Corsair Crystal Series 280X RGB MATX Case Review

Internals - a double barrel chassis

Corsair Crystal Series 280X RGB Review

Internals - a double barrel chassis

Corsair's Crystal 280X is a case of the dual barrel variety, separating components like hard drives, power supplies and their associated cables out of sight while leaving the user's motherboard, graphics card and other add-on cards in a separate section of the chassis where it is easily visible behind a windowed side panel.     

From the outset, we cannot help but be reminded of Corsair's Carbide Air 240, a case with similar proportions and internal layout. The Crystal 280X steals a lot of the Carbide's design features while offering some improvements to the case's interior layout, a cleaner overall aesthetic and three tempered glass side panels. 

One design change that we can see from the outset is that Corsair has replaced the twin 80mm fan locations from their Carbide 240 Air with standard vents, likely due to the low availability of high-quality 80mm on the market.  

 

Corsair Crystal Series 280X RGB Review

 

Our first little niggle with this Crystal 280X comes from its strange stock fan layout, placing one fan on the top of the chassis and another at the front of the case, a configuration that looks extremely strange if users purchase the RGB model. 

LED fans always look best when they fill the front of a case, especially when used with tempered glass front panels, with a single fan in the top and front making the case feel unfilled, something that can be quickly rectified by moving both fans to the front of the 280X. I think this was one of the first things we did after unboxing our Crystal 280X RGB. 

  Corsair Crystal Series 280X RGB Review
  


Moving into the 280X, we will start by looking at the case's secondary chamber, the area where the users HDDs, SSDs, power supply and cable clutter will be hidden. 

Inside this area, there are two removable drive cages, one which can fit three 2.5-inch drives and one which can contain two 3.5-inch storage drives. These drive cages should be plenty of storage space for most newly built systems. 

For airflow, users can draw in air from the outside of the chassis through the 280X's right side panel, which is used to both intake air for the user's power supply and can be used with a 120mm fan to intake air for the section of the enclosure. Thermals are not expected to be a significant factor for this side of the system, as HDDs and SSDs do not produce much heat. 
Corsair Crystal Series 280X RGB Review  

At the front of this HDD side of the 280X RGB, Corsair has pre-installed a Lighting Node PRO. This controller will allow users to control the case's two included RGD fans using Corsair's iCUE software alongside other RGB enabled components. In this image, we can also see how the case's 2.5-inch cage functions.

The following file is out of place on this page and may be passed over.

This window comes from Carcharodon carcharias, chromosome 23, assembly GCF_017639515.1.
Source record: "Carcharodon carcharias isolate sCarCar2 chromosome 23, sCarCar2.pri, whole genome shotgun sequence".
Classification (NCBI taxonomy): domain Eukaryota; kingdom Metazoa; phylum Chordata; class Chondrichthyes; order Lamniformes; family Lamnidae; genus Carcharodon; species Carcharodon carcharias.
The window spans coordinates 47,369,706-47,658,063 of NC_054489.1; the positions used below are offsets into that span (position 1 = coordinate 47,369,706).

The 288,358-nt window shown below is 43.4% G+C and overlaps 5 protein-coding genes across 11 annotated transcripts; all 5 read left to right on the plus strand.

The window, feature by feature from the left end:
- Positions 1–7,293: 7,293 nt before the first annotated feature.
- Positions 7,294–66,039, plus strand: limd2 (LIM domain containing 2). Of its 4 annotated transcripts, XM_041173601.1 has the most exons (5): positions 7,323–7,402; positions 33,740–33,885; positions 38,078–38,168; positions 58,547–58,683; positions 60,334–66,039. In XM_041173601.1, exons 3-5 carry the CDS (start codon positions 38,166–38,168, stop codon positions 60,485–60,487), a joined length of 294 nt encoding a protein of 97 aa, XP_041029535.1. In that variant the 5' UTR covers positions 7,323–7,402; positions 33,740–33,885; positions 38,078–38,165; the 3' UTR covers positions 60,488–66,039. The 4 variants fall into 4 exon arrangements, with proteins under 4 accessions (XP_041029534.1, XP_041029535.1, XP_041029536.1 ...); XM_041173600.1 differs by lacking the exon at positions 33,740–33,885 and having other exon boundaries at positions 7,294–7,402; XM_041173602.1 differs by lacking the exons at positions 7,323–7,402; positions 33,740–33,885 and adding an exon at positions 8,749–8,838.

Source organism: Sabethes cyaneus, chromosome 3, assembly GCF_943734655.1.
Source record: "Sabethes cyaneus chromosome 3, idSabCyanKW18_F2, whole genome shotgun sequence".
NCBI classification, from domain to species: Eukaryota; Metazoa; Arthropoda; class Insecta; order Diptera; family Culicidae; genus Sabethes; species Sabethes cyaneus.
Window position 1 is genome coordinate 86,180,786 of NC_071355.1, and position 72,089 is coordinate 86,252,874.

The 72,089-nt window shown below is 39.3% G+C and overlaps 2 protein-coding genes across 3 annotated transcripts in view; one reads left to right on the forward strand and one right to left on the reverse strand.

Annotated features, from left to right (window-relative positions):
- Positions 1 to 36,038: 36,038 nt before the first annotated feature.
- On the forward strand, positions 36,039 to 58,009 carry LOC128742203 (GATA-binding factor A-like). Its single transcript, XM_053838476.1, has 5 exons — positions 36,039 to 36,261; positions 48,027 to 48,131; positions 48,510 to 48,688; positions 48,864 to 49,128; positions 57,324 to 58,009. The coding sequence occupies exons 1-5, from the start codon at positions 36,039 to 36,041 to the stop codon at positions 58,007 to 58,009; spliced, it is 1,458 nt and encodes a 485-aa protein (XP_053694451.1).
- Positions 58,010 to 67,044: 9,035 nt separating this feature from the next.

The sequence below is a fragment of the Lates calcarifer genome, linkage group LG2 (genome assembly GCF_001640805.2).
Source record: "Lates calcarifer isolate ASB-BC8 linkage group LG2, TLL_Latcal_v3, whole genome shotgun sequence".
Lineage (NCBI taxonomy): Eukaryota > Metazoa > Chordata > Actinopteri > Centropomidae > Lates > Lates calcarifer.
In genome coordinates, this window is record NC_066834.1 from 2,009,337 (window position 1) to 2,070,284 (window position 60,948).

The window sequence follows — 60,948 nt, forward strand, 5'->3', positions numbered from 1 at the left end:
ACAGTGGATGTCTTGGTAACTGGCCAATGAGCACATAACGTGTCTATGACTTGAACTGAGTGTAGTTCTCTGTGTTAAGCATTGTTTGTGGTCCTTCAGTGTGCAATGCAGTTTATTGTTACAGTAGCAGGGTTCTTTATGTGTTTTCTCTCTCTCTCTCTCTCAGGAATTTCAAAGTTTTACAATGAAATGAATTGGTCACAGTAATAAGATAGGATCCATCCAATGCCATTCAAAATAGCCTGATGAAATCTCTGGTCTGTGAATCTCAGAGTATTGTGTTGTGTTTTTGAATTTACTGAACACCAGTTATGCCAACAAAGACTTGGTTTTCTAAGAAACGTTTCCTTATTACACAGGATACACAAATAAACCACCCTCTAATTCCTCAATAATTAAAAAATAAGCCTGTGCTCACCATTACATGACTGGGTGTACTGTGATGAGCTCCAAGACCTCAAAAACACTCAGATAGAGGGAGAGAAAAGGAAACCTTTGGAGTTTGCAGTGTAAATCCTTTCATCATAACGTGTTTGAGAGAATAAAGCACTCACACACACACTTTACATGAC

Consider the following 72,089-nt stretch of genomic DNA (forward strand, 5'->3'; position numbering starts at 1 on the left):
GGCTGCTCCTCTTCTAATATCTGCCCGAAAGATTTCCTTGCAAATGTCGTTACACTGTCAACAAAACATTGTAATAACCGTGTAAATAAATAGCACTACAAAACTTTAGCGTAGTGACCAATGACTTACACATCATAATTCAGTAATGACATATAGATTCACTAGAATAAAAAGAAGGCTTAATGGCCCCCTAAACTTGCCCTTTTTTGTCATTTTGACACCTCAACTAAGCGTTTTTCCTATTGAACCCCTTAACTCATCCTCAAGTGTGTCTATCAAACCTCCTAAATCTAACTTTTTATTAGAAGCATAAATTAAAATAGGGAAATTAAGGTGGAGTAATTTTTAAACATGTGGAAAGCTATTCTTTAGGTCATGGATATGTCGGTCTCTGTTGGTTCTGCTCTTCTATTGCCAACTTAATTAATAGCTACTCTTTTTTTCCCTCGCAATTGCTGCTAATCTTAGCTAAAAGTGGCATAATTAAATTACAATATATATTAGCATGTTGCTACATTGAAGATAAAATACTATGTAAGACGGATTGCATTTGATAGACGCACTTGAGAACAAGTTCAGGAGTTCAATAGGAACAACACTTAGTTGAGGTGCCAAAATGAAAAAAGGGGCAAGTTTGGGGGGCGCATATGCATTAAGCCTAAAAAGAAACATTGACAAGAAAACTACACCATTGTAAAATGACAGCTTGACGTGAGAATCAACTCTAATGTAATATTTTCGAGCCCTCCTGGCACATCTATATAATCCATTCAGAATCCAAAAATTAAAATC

When a PSU and its associated cables are inside this case, these drives may become difficult to remove. This design feature is what makes the drive cage's removability extra useful, aside from offering users the ability to throw it away if it is unnecessary. 


Corsair Crystal Series 280X RGB Review
  

Much like Corsair's older Carbide 240 Air chassis, the Crystal 280X' two 3.5-inch drives are accessible from the rear of the enclosure. Users of the case will still have to remove the 280X's rear side panel to disconnect your HDD's data and power cables, though this feature eliminated the need to remove the case's 2.5-inch drive cage every time you want to install or uninstall and SSD. 

Corsair Crystal Series 280X RGB Review

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Most Recent Comments

18-06-2018, 15:20:38

NeverBackDown
One thing you didn't mention that is a big deal in the video was the fact that you can only use the bottom intake areas if you have an ITX board. You may be able to fit fans there depending on the motherboard but you definitely can only fit a fan/radiator with an ITX board. It's not mentioned on there website for some dumb reason but they made it clear that it'll only fit with an ITX board during computex.Quote

18-06-2018, 17:41:43

tolagarf
This case is just terrible boring! Don't like the design at all, like it's trying to be everything else the competition is currently. It's evident by the closed off front with the glass, blocking pretty much most of the airflow.Quote

18-06-2018, 19:47:01

NeverBackDown
Quote:
Originally Posted by tolagarf View Post
This case is just terrible boring! Don't like the design at all, like it's trying to be everything else the competition is currently. It's evident by the closed off front with the glass, blocking pretty much most of the airflow.
Yep. I wanted to get this case but it's airflow looks abysmal.

I would have liked to see the mesh version... Have a mesh and glass version like every other companyQuote

19-06-2018, 03:01:56

Warchild
Quote:
Originally Posted by NeverBackDown View Post
Yep. I wanted to get this case but it's airflow looks abysmal.

I would have liked to see the mesh version... Have a mesh and glass version like every other company
Pull out the dremel and start making holes Quote

19-06-2018, 11:34:33

NeverBackDown
Shouldn't have to fix a $160 case.Quote
Reply
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